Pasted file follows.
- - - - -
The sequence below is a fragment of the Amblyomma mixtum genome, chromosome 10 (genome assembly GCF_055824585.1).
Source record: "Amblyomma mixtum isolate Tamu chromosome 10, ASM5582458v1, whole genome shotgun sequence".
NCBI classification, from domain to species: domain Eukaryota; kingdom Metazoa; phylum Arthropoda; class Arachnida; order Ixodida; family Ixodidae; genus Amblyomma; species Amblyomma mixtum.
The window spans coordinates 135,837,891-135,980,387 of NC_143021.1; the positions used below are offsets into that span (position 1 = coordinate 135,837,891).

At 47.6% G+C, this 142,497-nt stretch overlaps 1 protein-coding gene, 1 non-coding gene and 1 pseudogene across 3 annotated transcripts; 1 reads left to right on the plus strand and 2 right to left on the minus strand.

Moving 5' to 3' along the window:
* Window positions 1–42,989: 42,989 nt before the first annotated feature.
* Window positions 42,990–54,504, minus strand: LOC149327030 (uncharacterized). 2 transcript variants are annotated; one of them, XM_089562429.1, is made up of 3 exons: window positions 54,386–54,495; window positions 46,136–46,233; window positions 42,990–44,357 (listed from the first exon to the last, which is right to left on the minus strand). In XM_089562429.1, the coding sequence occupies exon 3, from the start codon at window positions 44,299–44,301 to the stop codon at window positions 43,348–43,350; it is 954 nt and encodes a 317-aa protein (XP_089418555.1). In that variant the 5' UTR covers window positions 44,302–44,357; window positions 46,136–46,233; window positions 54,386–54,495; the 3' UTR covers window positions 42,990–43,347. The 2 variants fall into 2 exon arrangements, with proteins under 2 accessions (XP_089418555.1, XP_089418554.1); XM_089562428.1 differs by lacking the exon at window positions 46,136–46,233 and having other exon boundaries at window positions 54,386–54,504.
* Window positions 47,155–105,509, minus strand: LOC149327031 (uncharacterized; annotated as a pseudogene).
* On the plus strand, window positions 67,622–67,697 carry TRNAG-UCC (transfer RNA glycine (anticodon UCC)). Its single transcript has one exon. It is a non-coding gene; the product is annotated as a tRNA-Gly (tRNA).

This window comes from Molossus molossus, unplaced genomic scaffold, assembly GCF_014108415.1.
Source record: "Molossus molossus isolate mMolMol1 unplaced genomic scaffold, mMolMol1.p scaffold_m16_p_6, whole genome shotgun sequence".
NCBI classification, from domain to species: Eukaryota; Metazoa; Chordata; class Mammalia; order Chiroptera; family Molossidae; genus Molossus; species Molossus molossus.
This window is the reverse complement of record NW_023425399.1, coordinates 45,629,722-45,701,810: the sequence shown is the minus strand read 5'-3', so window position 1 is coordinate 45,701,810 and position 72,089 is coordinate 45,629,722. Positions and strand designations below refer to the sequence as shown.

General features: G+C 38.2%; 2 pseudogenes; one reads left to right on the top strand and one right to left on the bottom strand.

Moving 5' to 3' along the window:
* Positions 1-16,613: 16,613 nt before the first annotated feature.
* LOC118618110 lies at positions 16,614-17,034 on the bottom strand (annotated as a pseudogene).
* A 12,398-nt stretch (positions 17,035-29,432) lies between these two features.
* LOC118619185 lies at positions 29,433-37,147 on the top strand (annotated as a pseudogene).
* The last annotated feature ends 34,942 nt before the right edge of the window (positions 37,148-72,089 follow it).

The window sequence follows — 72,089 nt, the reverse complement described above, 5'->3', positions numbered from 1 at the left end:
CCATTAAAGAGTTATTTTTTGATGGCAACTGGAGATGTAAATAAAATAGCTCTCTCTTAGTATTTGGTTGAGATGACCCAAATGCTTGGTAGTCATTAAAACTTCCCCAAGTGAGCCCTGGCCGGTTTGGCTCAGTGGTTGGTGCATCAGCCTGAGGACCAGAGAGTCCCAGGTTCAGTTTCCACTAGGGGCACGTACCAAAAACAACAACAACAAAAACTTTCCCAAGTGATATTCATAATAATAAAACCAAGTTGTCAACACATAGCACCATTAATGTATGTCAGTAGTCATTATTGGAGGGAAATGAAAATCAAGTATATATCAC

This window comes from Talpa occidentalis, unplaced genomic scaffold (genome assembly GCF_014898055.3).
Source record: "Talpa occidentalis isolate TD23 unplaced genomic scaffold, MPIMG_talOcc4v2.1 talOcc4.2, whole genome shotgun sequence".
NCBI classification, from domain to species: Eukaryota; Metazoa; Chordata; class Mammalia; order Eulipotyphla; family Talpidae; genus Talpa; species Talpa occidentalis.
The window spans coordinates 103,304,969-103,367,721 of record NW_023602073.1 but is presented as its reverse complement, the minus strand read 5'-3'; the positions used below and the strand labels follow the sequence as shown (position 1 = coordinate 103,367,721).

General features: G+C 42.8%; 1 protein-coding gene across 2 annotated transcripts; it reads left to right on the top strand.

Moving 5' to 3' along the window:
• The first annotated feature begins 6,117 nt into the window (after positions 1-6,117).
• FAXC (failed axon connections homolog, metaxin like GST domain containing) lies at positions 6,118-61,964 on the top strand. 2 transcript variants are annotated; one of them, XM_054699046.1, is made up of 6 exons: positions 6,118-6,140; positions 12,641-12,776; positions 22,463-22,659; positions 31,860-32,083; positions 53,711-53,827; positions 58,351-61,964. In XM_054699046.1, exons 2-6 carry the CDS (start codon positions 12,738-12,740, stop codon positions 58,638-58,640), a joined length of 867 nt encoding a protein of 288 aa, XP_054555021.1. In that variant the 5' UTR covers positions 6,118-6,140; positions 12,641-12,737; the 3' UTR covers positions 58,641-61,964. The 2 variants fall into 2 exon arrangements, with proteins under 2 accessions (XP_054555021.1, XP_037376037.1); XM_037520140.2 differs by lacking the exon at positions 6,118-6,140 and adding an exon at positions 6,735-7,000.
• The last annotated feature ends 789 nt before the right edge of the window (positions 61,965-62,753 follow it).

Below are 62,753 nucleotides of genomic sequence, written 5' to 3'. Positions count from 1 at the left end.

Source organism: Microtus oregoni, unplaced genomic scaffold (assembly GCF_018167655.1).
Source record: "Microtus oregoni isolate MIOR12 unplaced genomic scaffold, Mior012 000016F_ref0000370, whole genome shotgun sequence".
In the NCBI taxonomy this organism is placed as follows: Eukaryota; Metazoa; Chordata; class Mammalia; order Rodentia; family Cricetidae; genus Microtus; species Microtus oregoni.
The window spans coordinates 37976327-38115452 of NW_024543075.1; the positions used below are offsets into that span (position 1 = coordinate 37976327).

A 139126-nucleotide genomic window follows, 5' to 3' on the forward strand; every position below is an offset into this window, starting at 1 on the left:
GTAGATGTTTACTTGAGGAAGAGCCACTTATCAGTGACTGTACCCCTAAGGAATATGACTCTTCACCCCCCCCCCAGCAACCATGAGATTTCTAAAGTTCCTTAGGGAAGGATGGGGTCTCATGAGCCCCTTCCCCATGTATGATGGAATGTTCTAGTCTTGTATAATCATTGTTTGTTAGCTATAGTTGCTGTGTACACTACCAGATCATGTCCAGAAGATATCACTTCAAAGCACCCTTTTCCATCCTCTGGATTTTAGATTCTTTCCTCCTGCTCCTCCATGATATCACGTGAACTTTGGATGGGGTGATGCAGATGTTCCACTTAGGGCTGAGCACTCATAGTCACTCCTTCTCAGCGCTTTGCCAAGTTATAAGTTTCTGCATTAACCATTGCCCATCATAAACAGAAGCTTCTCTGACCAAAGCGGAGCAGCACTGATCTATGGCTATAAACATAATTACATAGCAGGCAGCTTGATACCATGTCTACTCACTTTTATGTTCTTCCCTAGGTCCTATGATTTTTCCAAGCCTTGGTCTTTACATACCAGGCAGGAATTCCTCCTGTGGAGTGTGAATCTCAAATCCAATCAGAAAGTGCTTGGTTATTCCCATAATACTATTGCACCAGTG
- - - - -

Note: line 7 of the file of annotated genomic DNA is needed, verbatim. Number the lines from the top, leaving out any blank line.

* Window positions 1–42,989: 42,989 nt before the first annotated feature.